ERIC Number: ED411331
Record Type: RIE
Publication Date: 1996
Is Youth Violence Just Another Fact of Life? Some Kids Resilient; Some Kids at Risk. Clarifying the Debate: Psychology Exmaines the Issues.
American Psychological Association, Washington, DC.
Psychological research has demonstrated that violence is learned, and it has identified some factors that put children at risk of perpetrating or being victimized by violence. Because aggression is often learned at an early age, prevention programs that start early in childhood and continue throughout adolescence have the best chance for success. Some children demonstrate resilience, almost from birth, that protects them from becoming violent or that makes them less vulnerable to the effects of violence. Psychological research suggests that resilience can be cultivated by early experiences that counter the negative effects of violence. These experiences, which include positive role models and events that develop self-esteem and hope for the future, promote a sense that one is in control of one's own life and can cope with whatever may happen. Research has indicated that exposure to televised violence is one of the significant causes of violence in our society. Exposure through television is but one of the ways violence is taught, but in any case, the process by which violence is taught is circular, beginning with the family and coming home to the next generation. Youth violence prevention programs must start early, educate parents and other caregivers, consider the spectrum of antisocial behavior, and include numerous components of the child's environment. (Contains 14 references.) (SLD)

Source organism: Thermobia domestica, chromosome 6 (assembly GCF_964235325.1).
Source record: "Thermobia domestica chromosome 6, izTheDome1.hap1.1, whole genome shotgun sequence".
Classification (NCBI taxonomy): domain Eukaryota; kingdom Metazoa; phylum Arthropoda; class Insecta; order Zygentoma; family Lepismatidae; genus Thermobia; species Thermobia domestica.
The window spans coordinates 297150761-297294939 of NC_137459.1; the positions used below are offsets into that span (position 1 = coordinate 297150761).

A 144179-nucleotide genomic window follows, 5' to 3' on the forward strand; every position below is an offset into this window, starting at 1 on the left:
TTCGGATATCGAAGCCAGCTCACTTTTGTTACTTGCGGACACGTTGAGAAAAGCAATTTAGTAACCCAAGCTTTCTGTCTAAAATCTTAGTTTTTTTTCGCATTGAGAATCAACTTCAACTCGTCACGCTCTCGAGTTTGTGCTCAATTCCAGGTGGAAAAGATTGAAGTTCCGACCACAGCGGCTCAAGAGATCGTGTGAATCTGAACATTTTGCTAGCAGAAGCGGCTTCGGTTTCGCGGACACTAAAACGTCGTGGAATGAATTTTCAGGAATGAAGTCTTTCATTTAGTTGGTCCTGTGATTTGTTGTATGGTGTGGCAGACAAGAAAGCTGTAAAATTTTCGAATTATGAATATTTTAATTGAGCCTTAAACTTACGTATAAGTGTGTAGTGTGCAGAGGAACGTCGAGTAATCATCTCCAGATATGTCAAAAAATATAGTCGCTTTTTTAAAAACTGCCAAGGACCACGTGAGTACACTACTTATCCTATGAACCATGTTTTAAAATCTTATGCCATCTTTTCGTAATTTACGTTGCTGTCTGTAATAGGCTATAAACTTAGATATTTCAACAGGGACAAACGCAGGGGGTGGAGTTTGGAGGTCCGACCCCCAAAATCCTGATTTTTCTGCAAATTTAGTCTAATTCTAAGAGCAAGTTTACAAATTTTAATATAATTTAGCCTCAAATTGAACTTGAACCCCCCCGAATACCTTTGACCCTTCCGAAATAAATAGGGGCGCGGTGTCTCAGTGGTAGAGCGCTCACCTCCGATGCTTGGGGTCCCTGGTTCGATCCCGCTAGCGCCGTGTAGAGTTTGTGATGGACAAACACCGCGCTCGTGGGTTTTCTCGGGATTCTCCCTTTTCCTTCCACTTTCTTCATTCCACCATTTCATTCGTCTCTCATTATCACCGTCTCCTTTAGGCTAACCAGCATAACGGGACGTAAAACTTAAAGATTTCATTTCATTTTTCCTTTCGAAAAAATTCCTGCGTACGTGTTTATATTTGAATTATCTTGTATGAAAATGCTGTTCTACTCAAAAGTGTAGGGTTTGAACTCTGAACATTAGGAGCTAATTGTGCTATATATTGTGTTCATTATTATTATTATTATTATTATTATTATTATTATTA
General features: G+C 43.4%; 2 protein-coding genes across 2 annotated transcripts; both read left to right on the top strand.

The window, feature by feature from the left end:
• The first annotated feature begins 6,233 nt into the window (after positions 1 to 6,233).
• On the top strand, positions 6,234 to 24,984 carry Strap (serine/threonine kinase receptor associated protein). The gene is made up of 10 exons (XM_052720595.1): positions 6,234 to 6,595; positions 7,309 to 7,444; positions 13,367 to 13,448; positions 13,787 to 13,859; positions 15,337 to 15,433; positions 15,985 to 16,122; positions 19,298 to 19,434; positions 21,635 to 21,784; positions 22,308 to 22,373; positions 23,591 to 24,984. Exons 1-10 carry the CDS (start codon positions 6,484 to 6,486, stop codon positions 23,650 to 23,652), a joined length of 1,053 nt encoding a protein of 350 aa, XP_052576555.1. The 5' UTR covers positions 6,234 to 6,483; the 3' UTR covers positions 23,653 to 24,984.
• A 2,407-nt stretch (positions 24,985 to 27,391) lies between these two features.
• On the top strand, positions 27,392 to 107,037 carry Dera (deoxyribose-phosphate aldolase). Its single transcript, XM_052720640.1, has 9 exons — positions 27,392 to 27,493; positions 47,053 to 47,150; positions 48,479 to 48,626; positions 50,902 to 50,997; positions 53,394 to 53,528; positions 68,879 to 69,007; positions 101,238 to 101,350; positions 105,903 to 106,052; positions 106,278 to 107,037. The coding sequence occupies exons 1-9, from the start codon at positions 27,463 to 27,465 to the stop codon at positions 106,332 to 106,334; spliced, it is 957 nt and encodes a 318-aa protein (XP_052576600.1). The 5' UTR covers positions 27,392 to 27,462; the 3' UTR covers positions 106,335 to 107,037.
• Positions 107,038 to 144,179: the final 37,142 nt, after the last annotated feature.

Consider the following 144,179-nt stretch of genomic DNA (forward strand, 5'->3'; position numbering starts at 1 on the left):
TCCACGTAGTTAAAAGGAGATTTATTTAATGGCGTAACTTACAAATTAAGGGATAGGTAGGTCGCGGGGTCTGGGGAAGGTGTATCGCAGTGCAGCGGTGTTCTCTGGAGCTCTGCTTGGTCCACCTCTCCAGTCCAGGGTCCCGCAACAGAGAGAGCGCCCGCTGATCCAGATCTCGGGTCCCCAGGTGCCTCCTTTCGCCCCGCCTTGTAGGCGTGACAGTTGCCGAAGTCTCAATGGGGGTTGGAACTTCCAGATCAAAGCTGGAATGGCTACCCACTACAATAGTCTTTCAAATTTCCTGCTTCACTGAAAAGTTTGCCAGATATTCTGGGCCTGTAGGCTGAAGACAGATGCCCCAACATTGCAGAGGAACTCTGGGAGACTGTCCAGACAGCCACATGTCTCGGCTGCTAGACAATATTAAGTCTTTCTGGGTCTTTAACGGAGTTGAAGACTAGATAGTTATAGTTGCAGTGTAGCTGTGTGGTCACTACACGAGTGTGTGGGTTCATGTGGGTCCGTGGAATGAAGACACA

Descriptors: Aggression, Early Intervention, Elementary Secondary Education, Family Influence, High Risk Students, Prevention, Program Development, Resilience (Personality), Role Models, School Safety, Self Esteem, Urban Schools, Victims of Crime, Violence
American Psychological Association, 750 First Street, N.E., Washington, DC 20002.
Publication Type: Reports - Evaluative
Education Level: N/A
Authoring Institution: American Psychological Association, Washington, DC.
Note: A joint project of the APA Office of Public Communications and the Office of Public Policy.